Subocclusive giant thrombus in the coronary artery: what should be the preferred treatement strategy?
█ Case report
Óvári Péter1, Veress Gábor1, Aradi Dániel1,2
1Állami Szívkórház, Balatonfüred
2Semmelweis Egyetem, Városmajori Szív- és Érgyógyászati Klinika, Budapest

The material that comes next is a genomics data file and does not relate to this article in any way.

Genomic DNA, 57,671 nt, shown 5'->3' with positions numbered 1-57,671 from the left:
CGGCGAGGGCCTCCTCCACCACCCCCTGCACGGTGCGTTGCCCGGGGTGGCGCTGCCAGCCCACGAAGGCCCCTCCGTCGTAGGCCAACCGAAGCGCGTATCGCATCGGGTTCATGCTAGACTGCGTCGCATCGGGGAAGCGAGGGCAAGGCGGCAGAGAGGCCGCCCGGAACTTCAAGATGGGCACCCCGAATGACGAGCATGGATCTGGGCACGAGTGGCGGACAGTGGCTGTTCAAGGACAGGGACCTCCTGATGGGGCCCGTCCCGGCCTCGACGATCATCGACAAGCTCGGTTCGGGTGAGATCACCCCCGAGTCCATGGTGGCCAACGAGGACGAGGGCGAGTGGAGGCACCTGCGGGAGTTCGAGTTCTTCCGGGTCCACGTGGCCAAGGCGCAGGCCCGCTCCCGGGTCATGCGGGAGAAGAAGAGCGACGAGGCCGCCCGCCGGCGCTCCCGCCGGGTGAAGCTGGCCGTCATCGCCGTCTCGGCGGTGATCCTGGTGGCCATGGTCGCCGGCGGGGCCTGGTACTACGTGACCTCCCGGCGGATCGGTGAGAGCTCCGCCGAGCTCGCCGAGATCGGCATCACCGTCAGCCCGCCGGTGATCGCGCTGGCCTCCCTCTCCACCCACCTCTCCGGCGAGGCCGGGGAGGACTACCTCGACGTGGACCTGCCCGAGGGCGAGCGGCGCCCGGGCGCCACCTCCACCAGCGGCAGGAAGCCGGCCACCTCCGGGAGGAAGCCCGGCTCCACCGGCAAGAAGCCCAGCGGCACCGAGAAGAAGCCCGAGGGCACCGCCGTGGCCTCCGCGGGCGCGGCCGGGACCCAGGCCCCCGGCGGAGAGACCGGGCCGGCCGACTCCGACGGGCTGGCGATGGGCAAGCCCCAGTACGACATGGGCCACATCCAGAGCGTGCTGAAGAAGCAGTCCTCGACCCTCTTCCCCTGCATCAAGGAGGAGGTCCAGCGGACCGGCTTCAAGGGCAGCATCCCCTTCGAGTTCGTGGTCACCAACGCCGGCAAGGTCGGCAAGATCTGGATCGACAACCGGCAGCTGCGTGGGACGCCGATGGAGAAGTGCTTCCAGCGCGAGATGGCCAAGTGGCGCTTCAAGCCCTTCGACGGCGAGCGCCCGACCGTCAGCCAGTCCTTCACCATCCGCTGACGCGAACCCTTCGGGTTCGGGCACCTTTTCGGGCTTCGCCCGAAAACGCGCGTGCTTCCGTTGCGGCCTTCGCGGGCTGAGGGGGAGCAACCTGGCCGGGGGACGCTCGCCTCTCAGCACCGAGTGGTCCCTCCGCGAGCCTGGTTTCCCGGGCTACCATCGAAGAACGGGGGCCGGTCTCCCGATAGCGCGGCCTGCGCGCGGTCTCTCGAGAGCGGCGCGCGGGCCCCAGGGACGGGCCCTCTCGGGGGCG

The most common cause of ST-elevation myocardial infarction (STEMI) is thrombotic coronary occlusion due to plaque rupture. According to the most recent guidelines, primary PCI with implantation of a drug eluting stent is the treatment of choice in case of STEMI. However, there are some special cases, when implantation of a stent is not feasible or the potential complication rate is high. In our case report, we would like to present a special STEMI case, where a subocclusive giant thrombus was verified as a culprit lesion on coronary angiography. The embolic risk of classic PCI was high because of the character of the lesion. Therefore, instead of primary PCI, we initiated a combined antithrombotic strategy followed by serial control angiography and intravascular imaging. The thrombus was fully dissolved in 10 days according to angiography, and intravascular imaging (OCT) did not show any intimal injury requiring stent implantation. In selected STEMI cases where the culprit lesion is highly thrombotic and carries a high embolic risk, intensified combined antithrombotic treatment with serial intravascular imaging may be a feasible option if the flow is preserved and there are no signs of ischemia with favorable clinical outcome.